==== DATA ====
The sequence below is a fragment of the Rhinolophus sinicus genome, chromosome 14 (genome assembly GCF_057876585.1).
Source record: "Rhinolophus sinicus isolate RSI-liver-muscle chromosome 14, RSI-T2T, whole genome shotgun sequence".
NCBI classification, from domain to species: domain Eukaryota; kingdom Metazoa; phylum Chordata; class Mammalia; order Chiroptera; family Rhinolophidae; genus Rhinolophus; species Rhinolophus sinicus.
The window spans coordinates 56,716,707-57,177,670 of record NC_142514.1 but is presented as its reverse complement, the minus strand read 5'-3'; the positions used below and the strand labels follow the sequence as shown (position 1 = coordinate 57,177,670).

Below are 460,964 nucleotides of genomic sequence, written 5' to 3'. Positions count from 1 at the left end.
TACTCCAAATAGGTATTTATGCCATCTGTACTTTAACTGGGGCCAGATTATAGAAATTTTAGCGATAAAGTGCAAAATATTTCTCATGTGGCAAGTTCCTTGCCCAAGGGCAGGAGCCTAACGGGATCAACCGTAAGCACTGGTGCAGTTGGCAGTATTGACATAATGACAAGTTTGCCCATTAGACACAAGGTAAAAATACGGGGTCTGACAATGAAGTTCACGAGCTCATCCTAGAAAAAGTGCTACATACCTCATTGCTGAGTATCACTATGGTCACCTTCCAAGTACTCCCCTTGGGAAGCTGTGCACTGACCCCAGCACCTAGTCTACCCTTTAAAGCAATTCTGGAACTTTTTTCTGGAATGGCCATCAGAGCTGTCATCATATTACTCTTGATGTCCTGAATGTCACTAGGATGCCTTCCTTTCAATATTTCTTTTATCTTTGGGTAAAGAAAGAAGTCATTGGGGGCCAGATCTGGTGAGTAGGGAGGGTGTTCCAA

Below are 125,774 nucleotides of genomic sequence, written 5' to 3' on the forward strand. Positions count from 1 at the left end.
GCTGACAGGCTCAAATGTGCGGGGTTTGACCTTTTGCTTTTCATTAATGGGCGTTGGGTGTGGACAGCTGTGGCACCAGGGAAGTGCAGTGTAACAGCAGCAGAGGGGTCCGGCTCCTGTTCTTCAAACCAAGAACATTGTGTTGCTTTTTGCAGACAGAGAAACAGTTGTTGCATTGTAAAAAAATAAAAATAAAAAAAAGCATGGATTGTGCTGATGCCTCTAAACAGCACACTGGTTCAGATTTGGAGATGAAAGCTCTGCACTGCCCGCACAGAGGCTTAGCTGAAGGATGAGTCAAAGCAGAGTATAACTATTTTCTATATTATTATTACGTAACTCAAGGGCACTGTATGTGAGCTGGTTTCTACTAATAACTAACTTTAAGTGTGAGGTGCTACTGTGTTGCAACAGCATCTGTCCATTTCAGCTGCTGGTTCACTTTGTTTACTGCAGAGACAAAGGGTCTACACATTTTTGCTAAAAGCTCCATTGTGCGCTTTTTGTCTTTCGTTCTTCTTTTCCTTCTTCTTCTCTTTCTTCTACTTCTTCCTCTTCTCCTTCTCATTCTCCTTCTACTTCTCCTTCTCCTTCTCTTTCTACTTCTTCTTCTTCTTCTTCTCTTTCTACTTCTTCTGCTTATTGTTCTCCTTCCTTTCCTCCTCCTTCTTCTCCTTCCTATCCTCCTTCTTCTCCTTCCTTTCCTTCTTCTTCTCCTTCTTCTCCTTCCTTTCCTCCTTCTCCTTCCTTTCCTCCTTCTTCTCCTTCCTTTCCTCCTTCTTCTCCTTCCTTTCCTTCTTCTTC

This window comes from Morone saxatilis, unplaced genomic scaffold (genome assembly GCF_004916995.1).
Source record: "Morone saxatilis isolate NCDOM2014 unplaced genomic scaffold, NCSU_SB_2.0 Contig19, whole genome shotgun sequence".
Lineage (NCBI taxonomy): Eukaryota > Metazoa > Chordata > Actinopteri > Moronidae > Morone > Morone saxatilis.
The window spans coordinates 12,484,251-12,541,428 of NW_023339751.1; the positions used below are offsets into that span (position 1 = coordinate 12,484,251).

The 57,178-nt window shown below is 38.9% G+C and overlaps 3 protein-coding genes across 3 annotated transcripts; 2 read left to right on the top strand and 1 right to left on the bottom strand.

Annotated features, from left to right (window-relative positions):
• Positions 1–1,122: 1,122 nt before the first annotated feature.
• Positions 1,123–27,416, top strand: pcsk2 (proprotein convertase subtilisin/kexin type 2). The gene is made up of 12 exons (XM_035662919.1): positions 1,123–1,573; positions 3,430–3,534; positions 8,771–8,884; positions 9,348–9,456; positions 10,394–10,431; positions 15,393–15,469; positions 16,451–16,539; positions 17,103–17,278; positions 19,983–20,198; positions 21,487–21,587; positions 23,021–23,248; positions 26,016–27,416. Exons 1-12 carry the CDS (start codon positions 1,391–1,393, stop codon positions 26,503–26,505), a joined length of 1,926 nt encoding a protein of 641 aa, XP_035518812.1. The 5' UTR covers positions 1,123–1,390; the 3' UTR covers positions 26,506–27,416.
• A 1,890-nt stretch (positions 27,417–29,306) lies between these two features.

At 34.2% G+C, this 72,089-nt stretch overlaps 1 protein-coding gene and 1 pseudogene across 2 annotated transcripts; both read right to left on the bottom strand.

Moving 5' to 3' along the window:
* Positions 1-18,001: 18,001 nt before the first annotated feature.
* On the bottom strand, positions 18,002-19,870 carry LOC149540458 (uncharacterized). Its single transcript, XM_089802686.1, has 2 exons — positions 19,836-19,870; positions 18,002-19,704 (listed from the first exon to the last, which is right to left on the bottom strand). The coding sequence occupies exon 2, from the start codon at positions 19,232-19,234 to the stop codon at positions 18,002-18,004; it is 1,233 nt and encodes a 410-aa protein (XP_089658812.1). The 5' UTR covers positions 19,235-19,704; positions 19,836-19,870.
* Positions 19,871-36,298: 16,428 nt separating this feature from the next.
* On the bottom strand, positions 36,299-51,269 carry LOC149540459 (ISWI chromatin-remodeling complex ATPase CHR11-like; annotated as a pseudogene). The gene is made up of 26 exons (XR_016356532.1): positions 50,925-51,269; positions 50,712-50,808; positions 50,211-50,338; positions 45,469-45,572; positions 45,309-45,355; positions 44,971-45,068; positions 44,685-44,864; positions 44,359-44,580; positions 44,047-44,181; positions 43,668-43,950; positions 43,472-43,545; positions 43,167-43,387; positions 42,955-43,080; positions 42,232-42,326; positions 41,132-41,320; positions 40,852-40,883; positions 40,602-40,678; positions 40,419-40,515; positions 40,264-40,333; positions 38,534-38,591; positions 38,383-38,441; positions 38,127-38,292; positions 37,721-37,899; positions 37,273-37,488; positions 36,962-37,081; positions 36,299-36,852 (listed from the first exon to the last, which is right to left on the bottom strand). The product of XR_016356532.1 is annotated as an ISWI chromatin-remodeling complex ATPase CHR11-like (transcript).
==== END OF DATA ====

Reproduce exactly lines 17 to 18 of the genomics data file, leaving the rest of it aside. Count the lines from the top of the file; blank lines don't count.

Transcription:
• A 1,890-nt stretch (positions 27,417–29,306) lies between these two features.

At 34.2% G+C, this 72,089-nt stretch overlaps 1 protein-coding gene and 1 pseudogene across 2 annotated transcripts; both read right to left on the bottom strand.